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Lethbridge Herald Newspaper Archives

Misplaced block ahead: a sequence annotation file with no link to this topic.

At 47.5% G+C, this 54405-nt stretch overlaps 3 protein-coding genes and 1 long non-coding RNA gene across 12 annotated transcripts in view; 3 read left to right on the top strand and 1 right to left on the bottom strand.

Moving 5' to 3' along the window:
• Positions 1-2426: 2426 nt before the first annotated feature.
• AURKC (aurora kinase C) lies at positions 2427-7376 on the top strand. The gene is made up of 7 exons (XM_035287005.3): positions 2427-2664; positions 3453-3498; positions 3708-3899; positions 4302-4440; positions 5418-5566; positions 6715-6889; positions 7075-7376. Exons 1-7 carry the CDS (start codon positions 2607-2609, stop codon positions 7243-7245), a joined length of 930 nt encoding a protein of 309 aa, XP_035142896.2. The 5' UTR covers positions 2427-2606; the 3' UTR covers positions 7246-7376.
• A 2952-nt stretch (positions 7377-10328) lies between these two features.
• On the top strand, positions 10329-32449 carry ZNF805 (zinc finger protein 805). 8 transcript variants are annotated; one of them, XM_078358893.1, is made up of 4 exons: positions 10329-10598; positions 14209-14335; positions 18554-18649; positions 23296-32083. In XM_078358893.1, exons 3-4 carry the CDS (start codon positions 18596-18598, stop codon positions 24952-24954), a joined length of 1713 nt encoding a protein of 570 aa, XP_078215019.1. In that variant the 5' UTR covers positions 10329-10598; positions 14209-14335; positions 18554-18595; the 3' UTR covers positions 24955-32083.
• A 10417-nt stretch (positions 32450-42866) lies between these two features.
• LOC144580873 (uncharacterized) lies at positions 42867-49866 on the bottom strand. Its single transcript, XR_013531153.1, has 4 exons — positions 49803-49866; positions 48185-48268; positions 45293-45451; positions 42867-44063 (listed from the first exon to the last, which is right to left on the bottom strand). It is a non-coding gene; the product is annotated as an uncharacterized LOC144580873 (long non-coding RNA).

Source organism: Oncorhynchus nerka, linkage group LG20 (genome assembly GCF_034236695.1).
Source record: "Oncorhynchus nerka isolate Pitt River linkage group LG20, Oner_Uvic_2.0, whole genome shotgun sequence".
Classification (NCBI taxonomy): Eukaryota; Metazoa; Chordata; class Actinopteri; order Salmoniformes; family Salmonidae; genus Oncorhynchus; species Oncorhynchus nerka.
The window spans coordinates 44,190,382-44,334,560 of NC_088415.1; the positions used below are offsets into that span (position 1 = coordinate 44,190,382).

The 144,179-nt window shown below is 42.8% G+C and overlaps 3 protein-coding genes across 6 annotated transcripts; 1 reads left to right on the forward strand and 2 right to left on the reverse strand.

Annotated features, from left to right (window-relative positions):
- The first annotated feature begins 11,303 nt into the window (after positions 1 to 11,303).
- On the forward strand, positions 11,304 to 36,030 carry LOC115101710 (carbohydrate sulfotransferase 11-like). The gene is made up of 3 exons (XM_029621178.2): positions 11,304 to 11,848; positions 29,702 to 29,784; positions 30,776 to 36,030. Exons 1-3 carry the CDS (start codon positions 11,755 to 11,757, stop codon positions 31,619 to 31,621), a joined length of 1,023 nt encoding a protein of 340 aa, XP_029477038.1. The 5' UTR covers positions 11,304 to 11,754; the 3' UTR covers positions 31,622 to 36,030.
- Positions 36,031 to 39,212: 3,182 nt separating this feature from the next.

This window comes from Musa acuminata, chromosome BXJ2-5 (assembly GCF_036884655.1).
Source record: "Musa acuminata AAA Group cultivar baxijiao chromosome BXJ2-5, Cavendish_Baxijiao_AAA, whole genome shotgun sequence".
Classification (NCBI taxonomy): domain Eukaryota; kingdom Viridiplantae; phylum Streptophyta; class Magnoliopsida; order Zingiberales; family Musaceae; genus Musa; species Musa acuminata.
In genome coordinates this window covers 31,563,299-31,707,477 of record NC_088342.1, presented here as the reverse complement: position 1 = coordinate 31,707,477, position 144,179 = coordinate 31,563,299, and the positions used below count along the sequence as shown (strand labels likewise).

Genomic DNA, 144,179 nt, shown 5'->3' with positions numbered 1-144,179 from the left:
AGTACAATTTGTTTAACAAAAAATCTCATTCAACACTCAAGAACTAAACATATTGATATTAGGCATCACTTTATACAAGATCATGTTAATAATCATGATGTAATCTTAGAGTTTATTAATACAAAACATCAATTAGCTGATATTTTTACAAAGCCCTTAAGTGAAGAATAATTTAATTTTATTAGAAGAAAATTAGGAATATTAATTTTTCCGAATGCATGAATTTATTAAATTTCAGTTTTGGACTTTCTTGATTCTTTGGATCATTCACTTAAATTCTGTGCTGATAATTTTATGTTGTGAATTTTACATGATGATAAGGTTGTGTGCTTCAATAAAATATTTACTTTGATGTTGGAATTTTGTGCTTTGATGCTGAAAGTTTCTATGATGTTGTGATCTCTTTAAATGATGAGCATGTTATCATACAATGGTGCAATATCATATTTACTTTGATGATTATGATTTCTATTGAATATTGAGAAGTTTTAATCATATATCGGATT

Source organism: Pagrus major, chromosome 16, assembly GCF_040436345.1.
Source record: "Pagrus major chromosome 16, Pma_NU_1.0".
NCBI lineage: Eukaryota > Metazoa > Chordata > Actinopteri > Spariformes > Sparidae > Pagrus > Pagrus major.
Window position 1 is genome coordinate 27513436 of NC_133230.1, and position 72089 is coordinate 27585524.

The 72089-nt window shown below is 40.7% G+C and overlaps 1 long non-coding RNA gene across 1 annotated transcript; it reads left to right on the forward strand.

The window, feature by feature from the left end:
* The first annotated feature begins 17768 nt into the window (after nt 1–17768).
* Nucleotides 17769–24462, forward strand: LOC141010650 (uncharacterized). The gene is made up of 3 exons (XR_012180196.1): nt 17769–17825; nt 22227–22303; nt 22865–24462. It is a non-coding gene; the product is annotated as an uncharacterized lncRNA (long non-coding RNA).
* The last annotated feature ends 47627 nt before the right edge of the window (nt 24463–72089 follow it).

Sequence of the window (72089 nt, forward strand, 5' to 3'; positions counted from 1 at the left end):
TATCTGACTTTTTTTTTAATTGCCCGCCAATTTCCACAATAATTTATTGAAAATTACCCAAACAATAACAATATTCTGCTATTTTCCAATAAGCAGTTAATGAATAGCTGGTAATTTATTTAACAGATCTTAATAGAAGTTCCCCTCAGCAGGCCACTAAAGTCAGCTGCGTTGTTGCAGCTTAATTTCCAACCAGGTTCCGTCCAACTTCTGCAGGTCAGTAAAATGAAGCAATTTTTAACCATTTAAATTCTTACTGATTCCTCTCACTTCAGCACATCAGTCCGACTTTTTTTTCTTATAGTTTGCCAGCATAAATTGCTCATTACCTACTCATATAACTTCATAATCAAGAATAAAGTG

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Lethbridge Herald, The (Newspaper) - December 11, 1970, Lethbridge, Alberta 18 THE LETHBRIDGE HERALD Friday, December 11, 1970 UNIVERSITY ART SHOW Tom Johnston, 29-year-old artist from Bellingham, Washington, was present Thursday evening at a two-man art show at the Univer sity of Lethbridge art gallery in old Fort Whoop-Up. through Tuesday, includes 13 lithography, silver The exhibition, to continue point and etching works by Mr Johnston, currently teaching at Western Washington State College in Bellingham, and Mono Goldman of the University of British Columbia. The 10 oil-dye work exhibition marks in January. by the final 1970 show for the U of I. The 1971 schedule will start Carol festival Monday The Mth annual Rotary Carol Festival in Lethbridge, an event which has become some- thing of a tradition, will be held Monday at 8 p.m., in the No pageant by LD.S group this year For the first time in five years, Lethbridge members of the Church of Jesus Christ of Latter-day Saints have decided not to hold an outdoor nativity pageant. The church has previously held the pageant in the College Mall, and outdoors in Gait Gar- dens and beside the former Stake Centre, Norman Fooks, who was in charge of the event last year. said the scene requires a lot of money, time and people, about 40-50, and "there aren't any people interested in doing it." He said the church had gone to a "great deal of effort as a public service. "We've done our bit. Perhaps some other church would like to take it up." ART DIETRICH DENTURE CLINIC Certified Dental Mechanic Metropolitan Bldtj. 328-4095 Southminster United Church. This year the festival will feature choirs from 10 city churches, including Southmin- ster Church, St. Augustine's Anglican Church, Church of the Nazarene, Hope Reformed Church, McKillop United Church, St. B a s i 1's Church, Lakeview Mennonite Church, St. Andre w's Presbyterian Church, First United Church and the Christian Reformed Church. Jim Moran, chairman of the Downtown Rotary club's publi- city committee, said the festi- val is one of the few non-profit community affairs held during the highly commercialized Christmas season. A silver col- lection will be taken, with all proceeds going to the partici- pating choirs. "We hope the festival helps to promote the proper meaning of Christmas." Arthur Putland, organist emeritus of Southminster Church, will again lead congre- gational singing of carols. Water storage The city's engineering de- partment advises that if the household water supply is cut off, the hot water tank can be used as a temporary source. The tank should be drained slowly to avoid getting rust that may have accumulated in the tank into the water. If the tank is completely drained the water heater should be turned off. Water main leaks not easily fixed An elusive water main leak in the vicinity of Henderson Lake Blvd. and 31st A St. may not be found until nest spring. City crews have been trying to locate the break since Tues- day, with only limited success, while residents of the area have been without water ex- cept for short periods during which they can replenish their supply.. The leak having been nar- rowed down to one particular intersection, it was decided to install an additional gate valve With the three gate valves al- ready tliere, it would make it possible to cut off the water supply at the intersection with out interfering rounding area. City crews, with the sur- faced with a three-foot frost layer, can now take their time in tracing the leak. Another break, this one in the 900 block of 12th St. A S., has also presented unusual prob- lems. A break in a sagging joint Cold affects water lines What causes water mains to jreak or spring leaks in the winter? Irv Fraser, city waterworks engineer, says the cold may have several effects on the wa- ter mains. As the water table recedes in the winter, the soil may tend to "shrink" somewhat, causing stress in the pipes. Pipe shrinkage can also be caused by the cold water car- ried in the mains in cold weath- er. Another theory is that frost penetration may exert some downward pressure on the mains, although they are below the frost level. was repaired Wednesday bill the next joint in the line sprang a leak while the hole was being filled. The crews went back to their digging through the fros' Thursday. Ski resorts ready for the weekend The outlook for ski conditions at the West Castle and Snow Valley ski resorts is reported to be good, with the weather re- ported to be almost ideal for the weekend. There are 19 inches of old set- tled snow at West Castle with the top one third of the hill covered with powdered snow and some snow crust. The bot- tom two thirds of the hill is icy except for the edges of the runs. Diane Green, secretary of the West Castle operation said all lifts will be operating 9 a.m. to 4 p.m. for the grand opening this weekend and there is a good opportunity all the runs will be in operation. She said rooms are available at the lodge and the cafeteria and restaurant facilities are in operation. The pro shop is ready for business and instruc- tors "have started lessons. At Snow Valley in Femie, there are 1% feet of hard pack snow at the bottom of the hill and more than seven feet at the top. Head SM Instructor Heiko Socher said all runs are coy- e-red with snow with no rocks or trees showing. Mr. Socher said the lifts will operate 9 a.m. to 4 p.m. daily until Jan. 5. He said the condi- tions should be good for the weekend. Pension plan meetings set The Lethbridge district office of the Canada Pension Plan will hold local meetings in southern Alberta and British Columbia during December to jive information on the Canada Proposed north golf course be affected by budget A supplement to Lethbridge's 1971-1975 capital budget con- tains figures concerning the cost of servicing industrial land that may have some ef- fect on a proposed golf course North Lethbridge planned for young people. The golf course, a project of the Lethbridge and District Youth Recreation Association LADIES' AND MEN'S WATCHES by Bulova, le, Seiko and Accu- tron in a wide selection of styli and price range, OTHER GIFT SUGGESTIONS Charm Bracelets Charms Wallets Jewel Boxes Cultured Pearl Necklaces Clocks Compacts Lighters Electric Razors .ing Sags Make her Dreams Come True! DIAMOND ENGAGEMENT RINGS AND WEDDING RINGS by ART CARVED A wide selection to choose from in a price range. OPEN TONIGHT UNTIL P.M. ERiCKSEN'S JEWELLERY 519 4lh Avenue S. Phone 327-3525 is to be in a portion of Section nine, immediately north of thi city. In the budget supplement Tom Nutting, city manager compares the cost of supplyinj services to this parcel of lam and the west side industria park. Estimated costs of running sanitary sewer and water lines Mt. Cleveland climbers turned back The brother of a man who died last winter on icy Mt. Cleveland in Glacier National Park has given up plans to icale the mountain this year DUt intends to try again next October. Jim Kanzler, whose 18-year- old brother, Jerry, died with !our other climbers last De- cember on the peak, was turned back recently from he climb by an early winter snow. The rugged mountain's north race has yet to be scaled. Kanzler's brother and the mother's four colleagues aie relieved to have been cuaght n an avalanche of snow in 960. Their bodies were found encased in ice seven months iftcr they disappeared. to the west are or depending on the route taken. By comparison, servicing to Section nine would require 000 to upgrade existing facili- ties. Only light industry could be accommodated with the ser- vices provided with this expen- diture of funds. Mr. Nutting says the concern for additional land and the availability of funds for expan- sion of services for heavy in- dustry "seems to.lead us to re- consideration of this entire sec- tion for annexation and utiliza- tion as a light industrial park." The information is submitted to aldermen, he said, "prior to further consideration of that land for recreational pur- poses." A lease between the city and the recreation association has been drawn up, with the ex- ception of one clause relating to the provision of services to the land. Reg Turner, a director of the recreation association, said he considers the group has a lease from the city for the land now. He added that if it were in the best interests of the city to I move the course to new loca- tion it could be done, but it would be a complicated pro- cess. The project has been in the banning stages for some time and was presented to city coun- cil last spring. Excavation of wo lakes needed for the golf course is expected to start loon. Pension Plan, Old Age Security and Guaranteed Income Sup- plement. The meetings will be set up in the Natal Town Hall Dec. 14, a.m. to Fernie City Hall Dec. 14, from 1 p.m. to 3; Room 101 in the Cranbrook Federal Building Dec. 15, 9 a.m. to p.m.; the Kimber- ley Union Hall Dec. 16, from 9 a.m. to 12 noon and the Creston Federal Agricultural Building Dec. 17, from a.m. to 3 p.m. Atkinson heads city commission Tom Atkinson was elected chairman -of the Lethbridge parks and recreation commis- sion at its regular monthly meeting Thursday night. Pat Webb is immediate past-presi- Elected vice-chairman was Ron Viney. He succeeds Toni Atkinson. SEASONAL MUSIC BY HANDEL, BACH-The South- minster Church Senior Choir, assisted by guest singers from McKillop United and First Baptist churches, will present Christmas selections from Handel's Messiah on Sunday and Bach's Christmas Oratorio Dec. 20 at South- minster Church. Conducted by the church's organist-choir director Wilf Woolhouse, the massed choir will feature four soloists: soprano Ann Rogers, left, contralto Mary Thomson, tenor Walter Goerzen and bass Arthur Hunt James Cousins, bass, will replace Mr. Hunt the Bach work. Both performances begin at 3 p.m. in the church sanctuary. Richard Page Uiiifarm VP Richard Page of Didsbury, Alta. Thursday was named a vice president of Unifarm, which represents more than farmers in Alberta. Mr. Page narrowly defeated William Nicol of Kipp, for the position. He will repre- sent direct members of the or- ganization. Allan Macpherson of Delia was returned, as vice presi- dent representing the com- modity groups. The vacancy was created Look no book! Whodunnit? No, that's not the name of a book at the public library. But it is a question which librarian George Dew would like answered. In a recent report to the library board Mr. Dew ex- plained that the library had arranged a display of books for the John Howard Society workshop on crime, cor- rection and rehabilitation. "We felt that, in the na- ture of things, we could af- ford to leave the display at- tended only by a notice." The FBI Statistics 1968, a book on crime in the U.S., disappeared. "One must be sure of the true nature of things in fu- ture unattended Mr. Dew said. Ask About The NEW INVISIBLE MULTIFOCAL LENS fMULTILUXl Wednesday when Vice Presi- dent Dobson Lea of Jarvie was named president to replace re- tiring Paul Babey. Measles There has been a minor out- break of measles in the city this year, especially among the older group, the third quarter- ly report of the Lethbridge health unit shows. There were 59 cases in me quarter compared with none for the full years of 1969 and 1968. Dr. A. A. Byrne, medical officer of health, says the out- break is not serious. pi PARKING PERMITS On November 2, 1970 Section 12.07 of (he City of Lethbridge By-Law No. 2716 was amended and will be in effect January 1, 1971- This By-law reads as follows- 12.07 No metered space may be used by any vehicle without charge except: (ii) On any day between thirty minutes past five o'clock in the afternoon and nine o'clock in the following fore- noon; {Hi) On Wednesday afternoon after noon (b) by vehicles licensed as taxi cabs while operators of such vehicles are actively en- gaged in taking or discharging passengers: (c) By vehicles bearing commercial type license plates issued by the Government of the Pro- vince of Alberta on which is displayed on ths windshield a parking permit in a form ap- proved by the City Manager and tor which a permit fee of per annum has been paid to the City. vehicles owned and operated by the City of Lethbridge, the Government of Canada, and the Government of Alberta on which is displayed on the windshield a parking per- mit in a form approved by the City Manager and for which a permit fee of per annum has been paid to the City. Permits may be purchased at the office of License Inspector, City Hall. BETTER FAMILY LIVING A Program on Fomily life Education by MRS BERYL WOOD Social Planning Committed of Calgary Tonight p.m. Family "Y" All Purpose Room Sponsored by Icthbridgo Family Bureau Homo of fine Brazier Queen brazier FRIDAY mi SATURDAY SPECIAL! BOTH LOCATIONS NORTH and SOUTH! CTftDE JIUKt S. PHONE 327-6440 MOVIES FREE ALL DAY SATURDAY CENTRE VILLAGE MALL ;